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EPA in Michigan

Electro-Plating Services - I696 Release Site

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On Dec. 20, 2019, Michigan Department of Environment, Great Lakes and Energy (EGLE) asked EPA for assistance with a suspected hexavalent chromium spill. A mound of bright yellow-green ice was visible leaking from the barrier wall along the highway (on the south side of eastbound I-696, just west of Couzens Road). EPA determined that the source was the Electro-Plating Services (EPS) site uphill from the leak.  Michigan Department of Environment, Great Lakes and Energy's Electro-Plating Services / I-696 IncidentEXIT

Site Update

EPA and Michigan Department of Environment, Great Lakes, and Energy (EGLE) are implementing a plan to manage groundwater contamination at the former Electro-Plating Services (EPS) facility in Madison Heights. EGLE and EPA held a virtual meeting on Tuesday, August 11 to discuss details of the cleanup and answer questions.  Groundwater Cleanup to Begin This Summer 

Contaminants at the EPS site include hexavalent chromium, trichloroethylene (TCE), cyanide and per- and polyfluoroalkyl substances (PFAS). Since December 2019, EPA has collected a total of 321,800  gallons of contaminated groundwater and hauled it off-site for treatment and disposal. While effective, this method is not sustainable long-term, as it is both costly and resource intensive. 

After evaluating several options, EPA and EGLE selected in-situ, or in-place, treatment as the remedy for groundwater contamination at the site. Treatment chemicals that degrade contaminants will be placed into the soil between the EPS building and the service drive, as well as along the top of the I-696 embankment. As groundwater naturally migrates through the soil, it will flow through the treatment areas, or react with the chemical barrier, and the contaminants will be treated in place. More about this treatment technology.

Placement of the treatment chemicals, called reagents, began on a small-scale in July 2020. Full-scale placement is anticipated to occur in October 2020.  EPA conducted sampling after the small-scale treatment, and initial results were promising for treating site contaminants.  Sampling will continue after the full-scale treatment to ensure the treatment is effective before decommissioning the current groundwater collection system. EPA expects to transfer the site to EGLE in December 2020 to maintain the new treatment system. It is estimated that the treatment materials may need to be replaced every three to five years.

The goal of the treatment is to address the groundwater contamination as it migrates from the EPS site. On-site soils still contain contaminants above clean-up criteria.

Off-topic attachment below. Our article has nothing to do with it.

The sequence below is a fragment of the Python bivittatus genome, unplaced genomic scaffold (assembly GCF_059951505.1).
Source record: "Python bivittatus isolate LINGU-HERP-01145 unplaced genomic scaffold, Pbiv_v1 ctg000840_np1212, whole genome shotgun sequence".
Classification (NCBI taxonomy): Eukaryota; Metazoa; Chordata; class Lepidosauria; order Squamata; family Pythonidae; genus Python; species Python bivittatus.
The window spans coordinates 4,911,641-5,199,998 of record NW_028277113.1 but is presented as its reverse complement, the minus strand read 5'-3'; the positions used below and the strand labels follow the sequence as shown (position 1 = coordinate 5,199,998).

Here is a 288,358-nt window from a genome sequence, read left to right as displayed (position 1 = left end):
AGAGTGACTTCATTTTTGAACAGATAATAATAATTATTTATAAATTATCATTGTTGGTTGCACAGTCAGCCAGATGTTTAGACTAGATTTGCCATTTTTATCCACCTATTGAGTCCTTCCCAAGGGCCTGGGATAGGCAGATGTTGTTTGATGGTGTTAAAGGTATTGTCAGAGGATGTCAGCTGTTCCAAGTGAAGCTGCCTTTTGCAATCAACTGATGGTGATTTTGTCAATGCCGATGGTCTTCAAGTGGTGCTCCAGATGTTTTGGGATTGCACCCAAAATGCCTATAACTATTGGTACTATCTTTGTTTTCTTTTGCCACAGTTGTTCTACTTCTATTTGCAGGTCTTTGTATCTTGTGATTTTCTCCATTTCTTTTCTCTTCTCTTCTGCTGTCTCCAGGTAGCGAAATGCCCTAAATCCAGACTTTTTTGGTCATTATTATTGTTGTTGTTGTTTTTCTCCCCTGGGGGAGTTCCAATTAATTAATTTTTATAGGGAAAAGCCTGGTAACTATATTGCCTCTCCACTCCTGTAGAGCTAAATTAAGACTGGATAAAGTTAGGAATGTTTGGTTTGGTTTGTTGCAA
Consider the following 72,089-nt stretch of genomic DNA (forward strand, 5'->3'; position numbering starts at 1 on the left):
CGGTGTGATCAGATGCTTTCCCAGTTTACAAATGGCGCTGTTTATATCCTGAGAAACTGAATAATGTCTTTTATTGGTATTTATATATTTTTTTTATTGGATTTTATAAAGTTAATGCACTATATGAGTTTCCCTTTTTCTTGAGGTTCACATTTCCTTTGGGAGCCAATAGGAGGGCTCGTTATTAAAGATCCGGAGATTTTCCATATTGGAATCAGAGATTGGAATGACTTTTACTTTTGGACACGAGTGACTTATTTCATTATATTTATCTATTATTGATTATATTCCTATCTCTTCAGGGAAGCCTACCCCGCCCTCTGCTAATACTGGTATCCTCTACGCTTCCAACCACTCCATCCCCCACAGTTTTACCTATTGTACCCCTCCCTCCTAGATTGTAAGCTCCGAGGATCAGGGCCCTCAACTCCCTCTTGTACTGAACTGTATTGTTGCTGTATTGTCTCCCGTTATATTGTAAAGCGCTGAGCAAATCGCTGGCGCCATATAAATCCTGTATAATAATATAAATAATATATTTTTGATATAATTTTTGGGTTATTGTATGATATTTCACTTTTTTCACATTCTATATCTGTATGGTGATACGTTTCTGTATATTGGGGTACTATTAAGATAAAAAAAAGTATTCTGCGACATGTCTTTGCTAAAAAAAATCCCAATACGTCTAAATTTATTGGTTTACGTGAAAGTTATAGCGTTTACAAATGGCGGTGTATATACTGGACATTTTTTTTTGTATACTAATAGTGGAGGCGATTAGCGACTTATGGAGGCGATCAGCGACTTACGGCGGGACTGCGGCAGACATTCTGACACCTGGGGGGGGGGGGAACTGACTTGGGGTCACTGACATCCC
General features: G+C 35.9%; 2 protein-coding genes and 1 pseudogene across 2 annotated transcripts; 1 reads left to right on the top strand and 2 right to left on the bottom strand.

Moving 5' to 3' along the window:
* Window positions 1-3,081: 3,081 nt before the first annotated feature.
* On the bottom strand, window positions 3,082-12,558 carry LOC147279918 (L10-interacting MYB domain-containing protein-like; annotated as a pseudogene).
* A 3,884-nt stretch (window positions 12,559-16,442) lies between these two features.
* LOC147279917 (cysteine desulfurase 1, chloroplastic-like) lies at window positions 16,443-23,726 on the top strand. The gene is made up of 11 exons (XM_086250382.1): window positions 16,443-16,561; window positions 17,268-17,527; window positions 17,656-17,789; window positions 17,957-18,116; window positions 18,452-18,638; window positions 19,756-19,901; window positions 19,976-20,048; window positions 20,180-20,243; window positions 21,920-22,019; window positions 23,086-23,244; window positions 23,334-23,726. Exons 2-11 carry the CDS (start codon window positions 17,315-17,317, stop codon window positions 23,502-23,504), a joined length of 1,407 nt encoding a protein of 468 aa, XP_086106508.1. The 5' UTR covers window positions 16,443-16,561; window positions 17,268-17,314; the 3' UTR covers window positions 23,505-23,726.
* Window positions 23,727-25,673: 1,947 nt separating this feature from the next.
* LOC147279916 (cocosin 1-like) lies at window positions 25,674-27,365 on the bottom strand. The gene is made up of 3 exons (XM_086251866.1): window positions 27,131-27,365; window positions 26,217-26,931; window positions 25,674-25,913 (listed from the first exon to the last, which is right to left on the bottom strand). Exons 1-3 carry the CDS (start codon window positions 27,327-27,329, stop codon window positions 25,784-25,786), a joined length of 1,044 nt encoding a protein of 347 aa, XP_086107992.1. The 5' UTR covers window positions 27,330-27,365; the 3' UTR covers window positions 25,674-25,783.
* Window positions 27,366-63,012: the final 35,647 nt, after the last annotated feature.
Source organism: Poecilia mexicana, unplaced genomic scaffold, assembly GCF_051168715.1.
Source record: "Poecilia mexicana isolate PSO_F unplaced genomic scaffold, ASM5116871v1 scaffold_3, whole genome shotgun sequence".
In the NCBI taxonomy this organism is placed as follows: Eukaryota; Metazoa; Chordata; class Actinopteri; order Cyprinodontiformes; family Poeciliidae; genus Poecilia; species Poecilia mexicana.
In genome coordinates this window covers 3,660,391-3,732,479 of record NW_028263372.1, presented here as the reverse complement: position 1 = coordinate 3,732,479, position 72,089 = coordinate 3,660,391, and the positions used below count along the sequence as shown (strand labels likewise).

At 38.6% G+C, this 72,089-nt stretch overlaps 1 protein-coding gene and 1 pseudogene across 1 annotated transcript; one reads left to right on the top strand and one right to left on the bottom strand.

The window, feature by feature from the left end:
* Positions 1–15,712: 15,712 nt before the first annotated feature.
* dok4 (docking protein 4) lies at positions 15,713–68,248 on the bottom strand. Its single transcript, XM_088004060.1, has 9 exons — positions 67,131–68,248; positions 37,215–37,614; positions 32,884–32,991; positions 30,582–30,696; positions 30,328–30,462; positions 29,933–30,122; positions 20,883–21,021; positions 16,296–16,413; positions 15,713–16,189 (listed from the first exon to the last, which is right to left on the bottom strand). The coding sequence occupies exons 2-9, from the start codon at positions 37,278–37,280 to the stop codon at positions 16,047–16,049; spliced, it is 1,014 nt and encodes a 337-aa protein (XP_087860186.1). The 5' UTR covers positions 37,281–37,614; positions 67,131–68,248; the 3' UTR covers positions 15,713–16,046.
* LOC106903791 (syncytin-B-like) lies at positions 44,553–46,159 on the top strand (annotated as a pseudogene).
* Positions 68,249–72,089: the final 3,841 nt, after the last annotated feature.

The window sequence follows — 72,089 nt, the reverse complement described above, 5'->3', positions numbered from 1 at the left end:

Removing the source of the contamination (the building and site soils) will reduce the duration of in-situ treatment.

Legal proceedings are currently underway to authorize demolition and removal of the EPS building. Only when the building is removed can contaminated soils be permanently removed. EPA will line the sanitary and storm sewers with an epoxy, cured-in-place pipe liner.   This will prevent any further infiltration of groundwater into the deteriorated pipes.

The plan transitions the site from the immediate response efforts that have been ongoing since December 2019 to a long-term management process that protects residents and natural resources.  It is EPA’s intent to remain on site and continue the pumping and treating operations until the end of the year.  At that time, the site will be transitioned over to EGLE.

More information: Michigan Department of Environment, Great Lakes and Energy's Electro-Plating Services / I-696 IncidentEXIT

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Beginning Dec. 22, 2019, EPA collected soil and groundwater samples from dozens of locations near the former Electro-Plating Services facility to help determine the nature and extent of contamination.  Sampling Information and Interactive Mapping

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Informing the Community

To keep agencies and leaders of the community involved and informed with current operations on the site, stakeholder briefings have been held with EPA, EGLE, MDOT, and the City of Madison Heights. The latest update was provided to the community via webinar on August 11, 2020. You can view the meeting by here:

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Presentations and fact sheets

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Photo Gallery

Images of cleanup progress for the site

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